Maybe the most significant change is to Fagen’s voice, and even that doesn’t really alter the listener’s response. Always the instrument of someone who had to be persuaded to to take the lead on his own songs, and the more authentic for that, age has cost it some of its strength but none of its capacity to beguile and engage. It was always a sidelong voice, and his delivery of the confessions of a graveyard-shift DJ on The Nightfly‘s title track seems even more affecting.

When Fagen made The Nightfly, he was looking back 20 years to the time immediately before the Kennedy assassination, when capitalism seemed ready to share its material abundance throughout the western world. Now, another 40 years later, in a period of disillusion and uncertainty, the evocation of that period’s Madison Avenue-inspired optimism carries extra weight.

The musicianship across both albums is, of course, immaculate. Keith Carlock’s drums and Freddie Washington’s bass make those mid-tempo rhythms as crisp as a brand-new button-down shirt. The two-brass, two-reeds front line swivels on a dime (with a special mention for Roger Rosenberg’s baritone solo on “Black Cow”, and no blame to tenorist Walt Weiskopf for not quite being Wayne Shorter on “Aja” or Michael Brecker on “Ruby Baby”). Guitarist Jon Herington produces a great Denny Dias tribute on the euphoric “Bhodisattva” and pianist Jim Beard romps through “Glamour Profession”.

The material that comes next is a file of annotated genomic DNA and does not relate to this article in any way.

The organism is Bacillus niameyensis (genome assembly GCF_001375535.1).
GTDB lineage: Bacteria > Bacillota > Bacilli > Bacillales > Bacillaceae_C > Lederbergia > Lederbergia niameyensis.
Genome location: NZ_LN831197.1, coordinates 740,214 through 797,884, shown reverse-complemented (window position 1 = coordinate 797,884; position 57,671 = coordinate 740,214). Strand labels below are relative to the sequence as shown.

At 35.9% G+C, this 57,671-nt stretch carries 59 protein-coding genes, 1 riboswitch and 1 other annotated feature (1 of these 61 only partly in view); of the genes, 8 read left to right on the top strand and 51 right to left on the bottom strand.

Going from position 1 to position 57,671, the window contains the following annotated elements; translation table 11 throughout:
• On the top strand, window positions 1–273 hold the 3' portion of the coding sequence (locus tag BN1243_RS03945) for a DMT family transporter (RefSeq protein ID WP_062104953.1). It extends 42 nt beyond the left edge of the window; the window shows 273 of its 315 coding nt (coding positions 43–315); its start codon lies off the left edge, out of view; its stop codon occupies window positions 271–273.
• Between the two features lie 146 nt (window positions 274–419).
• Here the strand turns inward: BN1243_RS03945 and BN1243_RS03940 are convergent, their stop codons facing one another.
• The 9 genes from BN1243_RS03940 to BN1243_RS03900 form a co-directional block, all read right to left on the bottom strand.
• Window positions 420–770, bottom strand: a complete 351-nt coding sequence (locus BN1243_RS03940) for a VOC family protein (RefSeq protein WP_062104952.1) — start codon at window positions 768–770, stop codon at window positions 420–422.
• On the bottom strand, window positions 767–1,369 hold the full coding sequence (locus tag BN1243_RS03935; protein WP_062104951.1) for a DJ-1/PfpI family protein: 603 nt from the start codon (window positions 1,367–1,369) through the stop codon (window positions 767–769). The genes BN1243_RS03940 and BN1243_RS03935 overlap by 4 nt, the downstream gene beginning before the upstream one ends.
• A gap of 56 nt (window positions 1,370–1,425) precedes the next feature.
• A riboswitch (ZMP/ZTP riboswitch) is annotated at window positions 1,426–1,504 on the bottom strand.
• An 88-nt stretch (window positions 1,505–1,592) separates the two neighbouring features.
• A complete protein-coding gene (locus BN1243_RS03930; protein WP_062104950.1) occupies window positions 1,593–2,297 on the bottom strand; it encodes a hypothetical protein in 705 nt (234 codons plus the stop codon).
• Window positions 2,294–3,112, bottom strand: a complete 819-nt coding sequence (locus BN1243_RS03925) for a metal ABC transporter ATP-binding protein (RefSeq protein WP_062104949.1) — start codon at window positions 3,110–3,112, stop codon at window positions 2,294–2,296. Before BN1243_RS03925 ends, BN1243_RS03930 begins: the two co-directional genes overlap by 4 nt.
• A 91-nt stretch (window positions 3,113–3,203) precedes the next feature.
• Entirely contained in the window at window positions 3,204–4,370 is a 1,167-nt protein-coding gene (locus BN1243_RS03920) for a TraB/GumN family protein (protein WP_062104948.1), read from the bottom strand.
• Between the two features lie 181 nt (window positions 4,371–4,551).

As a coda to the Steely Dan album, Fagen and his superlative quartet of backing singers leave the stage to a single-chorus instrumental arrangement of “A Man Ain’t Supposed to Cry”, a blues-ballad from a 1958 Joe Williams album. It’s a reminder of the depth of Fagen and Becker’s knowledge and love of music — as are these two albums as a whole. Which, come to think of it, is by itself a good enough reason for their existence.